We had the good fortune of connecting with Amy Kadrmas and we’ve shared our conversation below.
Hi Amy, have there been any changes in how you think about work-life balance?
Fresh out of college, I was eager to take over the world. I had high aspirations to be an important player in the advertising industry with hopes of being a Creative Director at some big name company. I put everything into my first job as a graphic designer, working weekends and long nights in order to prove myself. My life was my work. When eventually I owned my own creative business, my work life balance didn’t improve. As I’m sure many self-employed business owners can attest to, it takes more than one can imagine to keep the ship afloat. While my vision of my dream job had transitioned a bit, I still had that same lust for bigger things that drove me to make my work a priority over everything else. I never stopped to ask if I even enjoyed what I was doing and I was always on the verge of burnout. Then kids happened. Having my babies changed everything. They have this miraculous way of resetting priorities in an instant. First of all, I found it impossible to keep going at my previous pace. Ultimately my health forced me to slow down and by doing that I was given the time and space to reflect on what truly was important to me. I began reevaluating what gives me joy and energy in my life and came to the hard realization that it was not my current career choice. So I moved away from the fast paced life of running my own creative business and began doing what I had always loved… making art. I’ve always loved painting and expressing myself visually which is why I chose graphic design in the first place. I foolishly believed I couldn’t be successful as an artist so graphic design seemed like the most logical choice. Deep down, I always felt meant to create art I just lacked the confidence to make it into a career. Being a professional artist allows me to do what I feel called to do at a pace that makes sense for my family. I’ve learned my rhythm is slower than most and I’ve accepted that this is perfectly okay. I love being able to set my own schedule and the flexibility that gives me to be truly present in my day-to-day interactions. I’ve learned I thrive when I’m able to have meaningful conversations and connections with my loved ones. When I am able to take time for reflection and appreciation for the world around me it fills my cup and comes out in my paintings. My work is not my life any more… it is an expression of my life. Life is short. Life is distracting. Whenever I find myself getting stressed out about meeting a deadline or sales goal I try to remember why I chose this path, that quality of life and being present in the small moments are what I’m here for.
Let’s talk shop? Tell us more about your career, what can you share with our community?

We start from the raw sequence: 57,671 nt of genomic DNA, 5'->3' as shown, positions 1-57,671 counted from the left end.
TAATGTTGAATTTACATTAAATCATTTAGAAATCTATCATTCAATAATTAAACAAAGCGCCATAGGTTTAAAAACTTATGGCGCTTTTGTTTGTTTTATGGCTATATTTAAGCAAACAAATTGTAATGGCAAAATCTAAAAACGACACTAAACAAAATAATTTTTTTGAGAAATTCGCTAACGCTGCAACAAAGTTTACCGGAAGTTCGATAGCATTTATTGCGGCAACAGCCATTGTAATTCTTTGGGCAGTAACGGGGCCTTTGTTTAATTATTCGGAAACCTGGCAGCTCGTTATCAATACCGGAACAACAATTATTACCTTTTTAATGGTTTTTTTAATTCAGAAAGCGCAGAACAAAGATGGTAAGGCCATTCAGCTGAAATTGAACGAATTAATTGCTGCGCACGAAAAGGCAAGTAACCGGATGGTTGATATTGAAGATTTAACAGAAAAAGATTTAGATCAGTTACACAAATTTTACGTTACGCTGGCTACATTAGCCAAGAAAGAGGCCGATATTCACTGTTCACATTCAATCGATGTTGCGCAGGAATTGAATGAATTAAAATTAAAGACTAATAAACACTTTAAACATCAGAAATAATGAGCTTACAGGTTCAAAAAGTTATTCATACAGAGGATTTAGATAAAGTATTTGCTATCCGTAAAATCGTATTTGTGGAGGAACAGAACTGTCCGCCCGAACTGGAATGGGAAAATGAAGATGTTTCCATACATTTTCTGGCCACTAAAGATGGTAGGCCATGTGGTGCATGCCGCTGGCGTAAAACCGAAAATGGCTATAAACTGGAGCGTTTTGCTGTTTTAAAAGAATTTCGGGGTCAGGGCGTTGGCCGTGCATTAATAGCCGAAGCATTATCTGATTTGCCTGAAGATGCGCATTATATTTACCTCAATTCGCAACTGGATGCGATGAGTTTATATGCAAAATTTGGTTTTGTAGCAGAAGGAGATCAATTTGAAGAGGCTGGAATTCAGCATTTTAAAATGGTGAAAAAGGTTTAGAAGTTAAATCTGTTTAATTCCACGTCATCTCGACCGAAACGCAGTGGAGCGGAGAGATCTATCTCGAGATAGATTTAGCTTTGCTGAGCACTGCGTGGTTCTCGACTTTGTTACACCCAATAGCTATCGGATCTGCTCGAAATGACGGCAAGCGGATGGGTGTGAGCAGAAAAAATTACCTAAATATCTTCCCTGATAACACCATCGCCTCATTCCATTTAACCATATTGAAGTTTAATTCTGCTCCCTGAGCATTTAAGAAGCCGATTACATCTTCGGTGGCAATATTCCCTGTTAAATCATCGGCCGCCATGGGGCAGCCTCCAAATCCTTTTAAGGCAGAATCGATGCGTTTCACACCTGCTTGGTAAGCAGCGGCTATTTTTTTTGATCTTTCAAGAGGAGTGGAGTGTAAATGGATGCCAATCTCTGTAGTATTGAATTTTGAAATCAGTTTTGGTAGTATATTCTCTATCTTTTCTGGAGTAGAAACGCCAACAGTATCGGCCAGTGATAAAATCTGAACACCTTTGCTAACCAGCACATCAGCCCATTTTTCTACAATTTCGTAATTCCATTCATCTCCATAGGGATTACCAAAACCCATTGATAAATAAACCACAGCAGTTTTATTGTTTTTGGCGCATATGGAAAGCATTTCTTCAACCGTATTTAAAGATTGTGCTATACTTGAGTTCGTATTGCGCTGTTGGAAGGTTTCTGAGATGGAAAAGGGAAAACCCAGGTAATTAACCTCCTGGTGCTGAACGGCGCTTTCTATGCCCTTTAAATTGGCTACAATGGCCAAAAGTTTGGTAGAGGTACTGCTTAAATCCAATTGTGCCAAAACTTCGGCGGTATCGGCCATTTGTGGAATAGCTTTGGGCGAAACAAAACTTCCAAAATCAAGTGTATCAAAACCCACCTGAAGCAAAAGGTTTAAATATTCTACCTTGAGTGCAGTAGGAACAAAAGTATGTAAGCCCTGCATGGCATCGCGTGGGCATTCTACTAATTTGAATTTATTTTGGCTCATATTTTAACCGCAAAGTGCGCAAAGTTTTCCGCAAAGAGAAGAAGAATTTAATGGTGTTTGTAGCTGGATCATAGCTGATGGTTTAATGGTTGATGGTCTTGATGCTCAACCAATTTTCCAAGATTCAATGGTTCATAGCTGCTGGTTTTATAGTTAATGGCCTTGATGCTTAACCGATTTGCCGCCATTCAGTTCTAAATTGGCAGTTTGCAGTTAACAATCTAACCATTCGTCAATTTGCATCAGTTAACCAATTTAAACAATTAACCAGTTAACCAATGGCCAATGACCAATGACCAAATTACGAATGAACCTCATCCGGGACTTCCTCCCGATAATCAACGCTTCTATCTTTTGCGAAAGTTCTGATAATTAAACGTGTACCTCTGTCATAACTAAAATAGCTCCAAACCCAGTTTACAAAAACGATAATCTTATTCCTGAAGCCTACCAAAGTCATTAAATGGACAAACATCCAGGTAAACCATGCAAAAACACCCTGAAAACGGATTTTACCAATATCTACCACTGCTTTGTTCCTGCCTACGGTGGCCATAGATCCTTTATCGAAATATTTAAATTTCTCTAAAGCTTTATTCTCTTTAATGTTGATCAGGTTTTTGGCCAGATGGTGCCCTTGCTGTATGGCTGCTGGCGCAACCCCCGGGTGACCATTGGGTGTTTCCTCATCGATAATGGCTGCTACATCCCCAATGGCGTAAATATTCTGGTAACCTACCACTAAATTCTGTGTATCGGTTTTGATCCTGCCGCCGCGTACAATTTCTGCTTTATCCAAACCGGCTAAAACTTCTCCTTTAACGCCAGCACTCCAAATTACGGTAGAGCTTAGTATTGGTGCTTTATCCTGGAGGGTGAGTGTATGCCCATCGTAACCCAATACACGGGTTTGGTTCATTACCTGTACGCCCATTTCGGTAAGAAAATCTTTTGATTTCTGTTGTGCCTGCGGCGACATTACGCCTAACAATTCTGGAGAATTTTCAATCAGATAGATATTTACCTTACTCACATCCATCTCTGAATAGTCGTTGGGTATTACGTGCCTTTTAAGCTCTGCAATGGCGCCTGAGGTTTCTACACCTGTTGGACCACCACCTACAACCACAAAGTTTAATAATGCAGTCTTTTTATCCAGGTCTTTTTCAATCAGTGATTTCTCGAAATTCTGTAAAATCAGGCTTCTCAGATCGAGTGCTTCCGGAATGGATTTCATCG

I’m best known as a vibrant cloud painter but it’s more than that for me. Yes, my painting are often of the sky but I see more than just a pretty oil painting. My paintings are abstractions of the natural occurring splendor of the world around us. Rather than attempt to replicate what I see, I paint my personal emotional responses to the light and color. My hope is that my paintings inspire the viewer to slow down and to have a quiet moment of reflection; to take a moment to appreciate and be awed by the beauty we often take for granted around us. When I begin a piece, I don’t know what it will look like in the end. I love to paint intuitively, allowing one brush stroke to inform the other. The challenge is to get out of my own way and resist the temptation to over-analyze and instead let the piece reveal itself organically. This process of letting go of control, while painting, has become a powerful meditation that greatly benefits all areas of my life. I have found the more I am able to allow the creativity to flow unhindered the more expressive the painting and the more satisfied I feel after creating the piece. My goal, conceptually, is to create paintings that are visually stimulating while reveling in ambiguity, invoking personal emotional reactions for the viewer.
Any places to eat or things to do that you can share with our readers? If they have a friend visiting town, what are some spots they could take them to?
Being from out of state… I have lots of hot spots that clients from the DFW area have recommended but I think I would be most excited about checking out the Dallas Arboretum and Botanical Gardens for the natural scenery and then the Dallas Museum of Art for creative inspiration.
The Shoutout series is all about recognizing that our success and where we are in life is at least somewhat thanks to the efforts, support, mentorship, love and encouragement of others. So is there someone that you want to dedicate your shoutout to?
I could not do what I do without the support of my family and friends. Specifically, my artist community who is always there to cheer me on, offer suggestions and gently hold me accountable. I’m never alone on this journey. So thank you to a talented group of artists: Krizia Liquido, Shanae McDevitt, Lori Fowler and Kelli Wassom. I am so blessed to have you in my life. I also have to give a special shout out to my mentor, Dan Mackerman, who’s knowledge of the art world is unparalleled and has been there to help guide me since day one.
Nominate someone: ShoutoutDFW is built on recommendations and shoutouts from the community; it’s how we uncover hidden gems, so if you or someone you know deserves recognition please let us know here.